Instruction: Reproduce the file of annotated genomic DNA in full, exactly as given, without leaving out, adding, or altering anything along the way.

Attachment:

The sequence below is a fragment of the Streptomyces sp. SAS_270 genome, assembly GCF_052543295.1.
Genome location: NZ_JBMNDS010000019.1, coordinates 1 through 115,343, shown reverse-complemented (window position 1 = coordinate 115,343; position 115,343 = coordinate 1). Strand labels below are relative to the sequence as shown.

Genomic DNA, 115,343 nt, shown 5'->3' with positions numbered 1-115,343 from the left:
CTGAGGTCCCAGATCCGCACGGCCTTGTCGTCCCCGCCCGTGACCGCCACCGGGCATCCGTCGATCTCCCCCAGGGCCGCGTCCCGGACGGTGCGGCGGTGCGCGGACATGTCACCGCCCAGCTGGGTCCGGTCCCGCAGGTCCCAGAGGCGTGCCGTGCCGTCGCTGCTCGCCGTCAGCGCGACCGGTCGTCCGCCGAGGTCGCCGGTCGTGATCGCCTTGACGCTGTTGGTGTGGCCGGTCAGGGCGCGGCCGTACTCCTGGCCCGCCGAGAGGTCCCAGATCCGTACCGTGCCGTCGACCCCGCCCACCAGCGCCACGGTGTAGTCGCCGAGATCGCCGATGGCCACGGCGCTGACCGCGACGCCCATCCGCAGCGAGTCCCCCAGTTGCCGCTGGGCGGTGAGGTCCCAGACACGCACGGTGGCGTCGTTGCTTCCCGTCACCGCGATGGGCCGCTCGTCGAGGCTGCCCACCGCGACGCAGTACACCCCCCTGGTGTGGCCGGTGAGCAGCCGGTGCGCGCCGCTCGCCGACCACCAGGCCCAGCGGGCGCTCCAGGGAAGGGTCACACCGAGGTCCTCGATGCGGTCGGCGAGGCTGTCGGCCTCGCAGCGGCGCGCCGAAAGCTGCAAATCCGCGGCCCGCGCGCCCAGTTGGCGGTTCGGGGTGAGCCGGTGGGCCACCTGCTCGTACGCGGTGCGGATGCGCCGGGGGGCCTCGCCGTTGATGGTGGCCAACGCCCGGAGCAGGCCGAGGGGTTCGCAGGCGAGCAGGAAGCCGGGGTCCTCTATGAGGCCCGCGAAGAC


The sequence below is a fragment of the Streptomyces sp. SAS_270 genome, assembly GCF_052543295.1.
Genome location: NZ_JBMNDS010000019.1, coordinates 1 through 115,343, shown reverse-complemented (window position 1 = coordinate 115,343; position 115,343 = coordinate 1). Strand labels below are relative to the sequence as shown.

Genomic DNA, 115,343 nt, shown 5'->3' with positions numbered 1-115,343 from the left:
CTGAGGTCCCAGATCCGCACGGCCTTGTCGTCCCCGCCCGTGACCGCCACCGGGCATCCGTCGATCTCCCCCAGGGCCGCGTCCCGGACGGTGCGGCGGTGCGCGGACATGTCACCGCCCAGCTGGGTCCGGTCCCGCAGGTCCCAGAGGCGTGCCGTGCCGTCGCTGCTCGCCGTCAGCGCGACCGGTCGTCCGCCGAGGTCGCCGGTCGTGATCGCCTTGACGCTGTTGGTGTGGCCGGTCAGGGCGCGGCCGTACTCCTGGCCCGCCGAGAGGTCCCAGATCCGTACCGTGCCGTCGACCCCGCCCACCAGCGCCACGGTGTAGTCGCCGAGATCGCCGATGGCCACGGCGCTGACCGCGACGCCCATCCGCAGCGAGTCCCCCAGTTGCCGCTGGGCGGTGAGGTCCCAGACACGCACGGTGGCGTCGTTGCTTCCCGTCACCGCGATGGGCCGCTCGTCGAGGCTGCCCACCGCGACGCAGTACACCCCCCTGGTGTGGCCGGTGAGCAGCCGGTGCGCGCCGCTCGCCGACCACCAGGCCCAGCGGGCGCTCCAGGGAAGGGTCACACCGAGGTCCTCGATGCGGTCGGCGAGGCTGTCGGCCTCGCAGCGGCGCGCCGAAAGCTGCAAATCCGCGGCCCGCGCGCCCAGTTGGCGGTTCGGGGTGAGCCGGTGGGCCACCTGCTCGTACGCGGTGCGGATGCGCCGGGGGGCCTCGCCGTTGATGGTGGCCAACGCCCGGAGCAGGCCGAGGGGTTCGCAGGCGAGCAGGAAGCCGGGGTCCTCTATGAGGCCCGCGAAGAC